Walk (7½ miles, woodland and field paths, OS Explorer OL14): Opposite St Briavels Castle, down Mork Road beside church (‘Bigsweir’). At left bend, ahead (557049, ‘Mork Lane’). In 40m, right down drive of Tyltham’s Tump (yellow arrow/YA on telegraph pole). Follow YAs down garden to cross stile; ahead, contouring hillside for 500m to enter wood (561053). Follow path above Slade Bottom and through woods for ¾ mile to cross B4228 at Bearse Farm (572051).

Up drive opposite (fingerpost). Fork left along drive (‘Little Hoggins’); over stile; at field end, left (573049) and follow hedge on right. At top corner, right through kissing gate/KG; aim 50m left of gate opposite. Through KG (575046); half right across field to KG; stiles in paddocks to road near Great Hoggins Farm (578045). Left along road; in 300m, fork right off road (581045, fingerpost) along field edge with hedge on left. At far end, over stile; half right over brow of field, aiming right of Willsbury Farm, to cross 2 stiles (585044, YAs). Bear right to skirt pond anticlockwise. Cross south end of pond (586042); right over stile (YA); follow path through Rodmore Grove and other woods for 1 mile to road (588028).

Right along road; pass drive to Clanna Lodge, then footpath crossing road. In another 100m on right bend, fork left downhill on stony lane (582028). In 150m, where lane forks and bends left and downhill, keep ahead on woodland path. In 300m, round sharp left bend (580032), returning southward down west side of valley for 500m to stile out of woods (578028). Keep ahead for ⅔ mile through three long fields to pass below Highgrove Farm. After crossing last stile (570033), bear left in front of rock outcrop with fence/hedge on left. In 150m, left across stile (568035); up field edge; right along top of field. At next corner, left over stile (565034); on with hedge on left. Through gateway (563034); right with hedge on right for ½ mile to stile on right into lane (561041). Left to cross B4228; down roadway opposite; in 50m, right down Pystol Lane to George Inn.

Lunch: George Inn, St Briavels (01594-530228,

Accommodation: St Briavels Castle YHA (0345-371-9041,

Info: Coleford TIC (01594-837135,;;

St Briavels Bread & Cheese Scramble: 4 June, 7.30pm (

 Posted by at 02:05
May 132017

First published in: The Times Click here to view a map for this walk in a new window
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On this cool spring morning Clunton lay as quiet as anywhere under the sun. Green slopes rose steeply on all sides, crowned with dark conifer woods, cradling the little village in a fold of the Shropshire hills. Looking back from the side of Clunton Hill, it might have been an Alpine rather than an English scene.

A field path led steeply up to the tangled ways of Merryhill Plantation. A quick phone call confirmed that its forbidding forestry notices were long out of date. We swung down the track and out into lambing fields where the northward view made us gasp, a painter’s ideal of hill country with patchwork fields, snaking lanes and artfully placed spinneys. This was the Walcot Estate bought by soldier-of-fortune Robert Clive (‘Clive of India’) in 1763, with the vast riches he acquired during colonial service with the East India Company.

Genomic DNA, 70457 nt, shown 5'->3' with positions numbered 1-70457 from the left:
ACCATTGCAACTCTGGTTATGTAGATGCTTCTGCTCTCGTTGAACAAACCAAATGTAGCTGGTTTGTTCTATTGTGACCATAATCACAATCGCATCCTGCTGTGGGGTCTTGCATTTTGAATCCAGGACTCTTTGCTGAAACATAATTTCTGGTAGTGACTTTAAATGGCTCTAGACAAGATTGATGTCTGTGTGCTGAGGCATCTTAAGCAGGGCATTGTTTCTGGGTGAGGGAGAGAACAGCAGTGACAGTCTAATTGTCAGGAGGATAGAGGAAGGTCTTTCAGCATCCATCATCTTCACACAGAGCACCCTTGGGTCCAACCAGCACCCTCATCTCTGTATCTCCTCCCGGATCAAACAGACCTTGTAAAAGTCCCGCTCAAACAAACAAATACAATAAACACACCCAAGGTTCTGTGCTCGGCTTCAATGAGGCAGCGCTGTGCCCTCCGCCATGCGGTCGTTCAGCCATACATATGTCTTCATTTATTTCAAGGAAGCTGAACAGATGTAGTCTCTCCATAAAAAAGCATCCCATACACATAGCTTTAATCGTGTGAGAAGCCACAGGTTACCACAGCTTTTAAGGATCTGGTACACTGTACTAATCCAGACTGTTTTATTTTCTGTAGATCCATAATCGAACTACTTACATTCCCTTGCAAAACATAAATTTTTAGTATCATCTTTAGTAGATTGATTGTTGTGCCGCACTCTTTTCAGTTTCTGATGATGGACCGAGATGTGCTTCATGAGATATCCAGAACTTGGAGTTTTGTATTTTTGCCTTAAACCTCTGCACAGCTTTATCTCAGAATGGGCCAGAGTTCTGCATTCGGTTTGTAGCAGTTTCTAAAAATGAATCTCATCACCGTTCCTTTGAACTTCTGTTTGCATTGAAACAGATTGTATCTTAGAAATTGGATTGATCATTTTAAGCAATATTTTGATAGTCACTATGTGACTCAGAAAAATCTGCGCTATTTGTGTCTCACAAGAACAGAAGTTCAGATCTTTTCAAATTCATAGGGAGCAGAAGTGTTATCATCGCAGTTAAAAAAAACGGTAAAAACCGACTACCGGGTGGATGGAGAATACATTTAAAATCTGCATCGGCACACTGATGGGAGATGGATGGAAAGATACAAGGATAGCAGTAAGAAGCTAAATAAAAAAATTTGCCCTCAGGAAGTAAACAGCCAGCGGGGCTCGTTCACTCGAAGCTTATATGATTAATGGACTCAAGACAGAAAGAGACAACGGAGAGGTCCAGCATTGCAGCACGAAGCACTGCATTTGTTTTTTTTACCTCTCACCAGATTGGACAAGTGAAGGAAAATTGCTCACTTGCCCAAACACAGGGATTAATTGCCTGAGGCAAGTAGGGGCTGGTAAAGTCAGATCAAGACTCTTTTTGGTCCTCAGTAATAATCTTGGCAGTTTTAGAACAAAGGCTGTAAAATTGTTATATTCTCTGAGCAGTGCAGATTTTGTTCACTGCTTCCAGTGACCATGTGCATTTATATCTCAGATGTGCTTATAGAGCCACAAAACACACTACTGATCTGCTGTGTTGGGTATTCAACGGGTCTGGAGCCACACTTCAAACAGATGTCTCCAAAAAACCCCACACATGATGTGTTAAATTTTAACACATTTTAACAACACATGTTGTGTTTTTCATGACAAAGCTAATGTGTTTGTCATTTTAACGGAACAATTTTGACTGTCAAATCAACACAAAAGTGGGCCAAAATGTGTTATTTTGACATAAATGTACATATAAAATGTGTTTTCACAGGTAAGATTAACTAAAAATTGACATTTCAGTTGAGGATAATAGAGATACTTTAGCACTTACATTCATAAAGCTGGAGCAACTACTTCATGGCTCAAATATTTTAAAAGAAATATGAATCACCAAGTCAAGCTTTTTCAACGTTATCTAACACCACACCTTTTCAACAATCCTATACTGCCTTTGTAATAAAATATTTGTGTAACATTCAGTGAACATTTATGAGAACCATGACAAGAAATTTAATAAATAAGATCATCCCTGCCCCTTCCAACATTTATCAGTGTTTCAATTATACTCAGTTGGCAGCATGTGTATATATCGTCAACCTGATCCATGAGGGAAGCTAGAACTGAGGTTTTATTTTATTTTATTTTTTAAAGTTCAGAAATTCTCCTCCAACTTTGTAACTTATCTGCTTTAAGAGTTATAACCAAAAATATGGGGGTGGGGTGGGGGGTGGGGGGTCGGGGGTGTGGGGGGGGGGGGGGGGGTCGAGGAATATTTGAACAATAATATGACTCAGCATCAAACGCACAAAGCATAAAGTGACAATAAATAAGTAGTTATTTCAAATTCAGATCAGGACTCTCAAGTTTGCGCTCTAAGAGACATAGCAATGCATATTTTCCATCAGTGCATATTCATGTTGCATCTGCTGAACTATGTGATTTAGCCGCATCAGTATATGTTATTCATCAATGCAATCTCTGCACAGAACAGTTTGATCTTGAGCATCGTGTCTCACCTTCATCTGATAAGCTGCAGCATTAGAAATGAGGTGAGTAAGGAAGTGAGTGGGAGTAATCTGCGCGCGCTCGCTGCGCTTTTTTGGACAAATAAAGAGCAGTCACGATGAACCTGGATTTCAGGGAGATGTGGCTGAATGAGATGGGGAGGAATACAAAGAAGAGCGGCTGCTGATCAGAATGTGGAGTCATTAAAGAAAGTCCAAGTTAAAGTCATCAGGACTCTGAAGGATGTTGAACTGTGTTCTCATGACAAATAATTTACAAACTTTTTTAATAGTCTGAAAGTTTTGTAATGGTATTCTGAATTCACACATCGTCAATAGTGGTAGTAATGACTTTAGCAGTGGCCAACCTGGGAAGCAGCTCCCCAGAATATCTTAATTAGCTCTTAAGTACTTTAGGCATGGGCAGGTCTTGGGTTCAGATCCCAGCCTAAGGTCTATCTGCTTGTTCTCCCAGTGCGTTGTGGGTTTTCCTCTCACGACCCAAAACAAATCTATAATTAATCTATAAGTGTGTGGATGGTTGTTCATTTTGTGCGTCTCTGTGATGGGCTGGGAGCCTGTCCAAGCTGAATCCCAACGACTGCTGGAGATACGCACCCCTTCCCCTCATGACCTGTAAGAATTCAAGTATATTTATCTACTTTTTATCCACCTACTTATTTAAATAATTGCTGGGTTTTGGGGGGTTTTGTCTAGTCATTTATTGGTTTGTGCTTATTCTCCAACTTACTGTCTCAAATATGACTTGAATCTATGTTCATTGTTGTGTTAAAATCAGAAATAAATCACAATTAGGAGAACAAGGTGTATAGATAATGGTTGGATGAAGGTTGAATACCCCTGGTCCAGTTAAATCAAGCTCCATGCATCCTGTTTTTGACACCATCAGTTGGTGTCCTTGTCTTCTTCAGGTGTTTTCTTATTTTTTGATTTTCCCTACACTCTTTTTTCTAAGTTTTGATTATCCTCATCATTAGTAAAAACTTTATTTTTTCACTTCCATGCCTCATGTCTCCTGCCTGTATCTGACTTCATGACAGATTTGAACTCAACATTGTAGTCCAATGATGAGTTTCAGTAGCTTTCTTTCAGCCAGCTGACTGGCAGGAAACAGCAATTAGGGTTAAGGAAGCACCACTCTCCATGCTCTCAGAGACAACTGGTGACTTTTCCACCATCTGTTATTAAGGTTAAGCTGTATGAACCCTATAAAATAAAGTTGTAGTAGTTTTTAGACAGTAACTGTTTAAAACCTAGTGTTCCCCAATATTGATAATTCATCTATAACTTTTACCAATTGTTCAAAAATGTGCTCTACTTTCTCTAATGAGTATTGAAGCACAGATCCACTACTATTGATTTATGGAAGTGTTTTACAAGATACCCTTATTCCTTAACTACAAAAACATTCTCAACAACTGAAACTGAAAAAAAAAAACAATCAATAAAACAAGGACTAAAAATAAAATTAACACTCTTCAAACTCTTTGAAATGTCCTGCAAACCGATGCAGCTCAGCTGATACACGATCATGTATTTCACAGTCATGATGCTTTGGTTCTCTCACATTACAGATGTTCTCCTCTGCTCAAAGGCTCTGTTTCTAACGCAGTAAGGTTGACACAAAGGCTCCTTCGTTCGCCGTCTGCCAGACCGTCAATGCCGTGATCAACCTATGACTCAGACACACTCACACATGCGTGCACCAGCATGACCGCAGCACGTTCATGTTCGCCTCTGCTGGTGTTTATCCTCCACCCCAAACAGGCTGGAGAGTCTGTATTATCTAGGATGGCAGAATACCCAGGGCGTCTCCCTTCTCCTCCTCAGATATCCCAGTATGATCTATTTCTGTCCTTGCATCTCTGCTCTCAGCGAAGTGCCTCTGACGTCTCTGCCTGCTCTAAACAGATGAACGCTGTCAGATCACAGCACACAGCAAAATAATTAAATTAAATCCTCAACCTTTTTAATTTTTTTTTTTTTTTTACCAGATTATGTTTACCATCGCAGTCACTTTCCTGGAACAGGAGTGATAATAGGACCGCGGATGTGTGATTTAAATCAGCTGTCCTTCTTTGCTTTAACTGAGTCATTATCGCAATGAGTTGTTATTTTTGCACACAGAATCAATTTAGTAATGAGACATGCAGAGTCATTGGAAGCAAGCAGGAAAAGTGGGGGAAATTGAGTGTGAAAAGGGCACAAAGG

Down in the valley we joined the Shropshire Way, a dusty white road running west between banks of violets, bluebells and star-like wood anemones. Giant old oaks, contorted and massive, stood on the banks of Walcot Wood, survivors of storms and the woodman’s axe, nowadays individually tended by the National Trust.

Up on Sunnyhill we came to Bury Ditches, a great oval hill fort built 3,500 years ago with four concentric rings of ramparts and ditches. Uncountable slaves and prisoners-of-war lived and died while mounding these prodigious earthworks. We walked a circuit of the ramparts, taking in the mighty view – the long whaleback of the Clee Hills, Long Mynd and Wenlock Edge in the east, the quartzite upthrust of the Stiperstones like a black excrescence on the northern skyline, and Corndon Hill looming bulkily over the huddled houses of Bishop’s Castle.

High in the sky a raven fought for mastery with a peregrine, black against silver, a scribble of swoops, sideslips and angry screams. We watched the battle until the birds had circled out of sight, and then dropped down the woodland tracks and out in brilliant sunlight over the long slopes back to Clunton.

Start: Crown Inn, Clunton, Shropshire SY7 0HU (OS ref SO 335814)

Getting there: Clunton is on B4368 between Craven Arms and Clun. Park at Crown Inn (please ask permission, and give the pub your custom!)